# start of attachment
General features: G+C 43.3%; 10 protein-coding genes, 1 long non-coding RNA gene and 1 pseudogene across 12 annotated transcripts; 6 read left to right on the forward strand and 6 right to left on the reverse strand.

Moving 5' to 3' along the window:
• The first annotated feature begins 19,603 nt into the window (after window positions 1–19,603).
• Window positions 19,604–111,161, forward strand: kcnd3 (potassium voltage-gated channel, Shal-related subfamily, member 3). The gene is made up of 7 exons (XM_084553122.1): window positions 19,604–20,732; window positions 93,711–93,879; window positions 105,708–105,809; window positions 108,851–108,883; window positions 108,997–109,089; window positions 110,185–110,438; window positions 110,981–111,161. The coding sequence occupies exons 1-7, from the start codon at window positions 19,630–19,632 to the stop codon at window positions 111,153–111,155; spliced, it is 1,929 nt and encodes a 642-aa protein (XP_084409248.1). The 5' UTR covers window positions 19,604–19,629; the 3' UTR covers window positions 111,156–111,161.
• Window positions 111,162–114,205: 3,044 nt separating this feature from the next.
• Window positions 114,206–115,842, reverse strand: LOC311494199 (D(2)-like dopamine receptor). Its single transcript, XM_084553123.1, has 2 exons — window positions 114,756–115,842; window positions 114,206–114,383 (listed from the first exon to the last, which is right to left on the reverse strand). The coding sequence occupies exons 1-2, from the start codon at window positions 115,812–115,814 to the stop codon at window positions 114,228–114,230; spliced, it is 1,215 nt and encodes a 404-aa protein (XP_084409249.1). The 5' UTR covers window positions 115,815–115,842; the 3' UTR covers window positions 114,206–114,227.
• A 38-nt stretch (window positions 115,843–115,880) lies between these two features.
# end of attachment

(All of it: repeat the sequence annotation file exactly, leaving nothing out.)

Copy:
General features: G+C 43.3%; 10 protein-coding genes, 1 long non-coding RNA gene and 1 pseudogene across 12 annotated transcripts; 6 read left to right on the forward strand and 6 right to left on the reverse strand.

Moving 5' to 3' along the window:
• The first annotated feature begins 19,603 nt into the window (after window positions 1–19,603).
• Window positions 19,604–111,161, forward strand: kcnd3 (potassium voltage-gated channel, Shal-related subfamily, member 3). The gene is made up of 7 exons (XM_084553122.1): window positions 19,604–20,732; window positions 93,711–93,879; window positions 105,708–105,809; window positions 108,851–108,883; window positions 108,997–109,089; window positions 110,185–110,438; window positions 110,981–111,161. The coding sequence occupies exons 1-7, from the start codon at window positions 19,630–19,632 to the stop codon at window positions 111,153–111,155; spliced, it is 1,929 nt and encodes a 642-aa protein (XP_084409248.1). The 5' UTR covers window positions 19,604–19,629; the 3' UTR covers window positions 111,156–111,161.
• Window positions 111,162–114,205: 3,044 nt separating this feature from the next.
• Window positions 114,206–115,842, reverse strand: LOC311494199 (D(2)-like dopamine receptor). Its single transcript, XM_084553123.1, has 2 exons — window positions 114,756–115,842; window positions 114,206–114,383 (listed from the first exon to the last, which is right to left on the reverse strand). The coding sequence occupies exons 1-2, from the start codon at window positions 115,812–115,814 to the stop codon at window positions 114,228–114,230; spliced, it is 1,215 nt and encodes a 404-aa protein (XP_084409249.1). The 5' UTR covers window positions 115,815–115,842; the 3' UTR covers window positions 114,206–114,227.
• A 38-nt stretch (window positions 115,843–115,880) lies between these two features.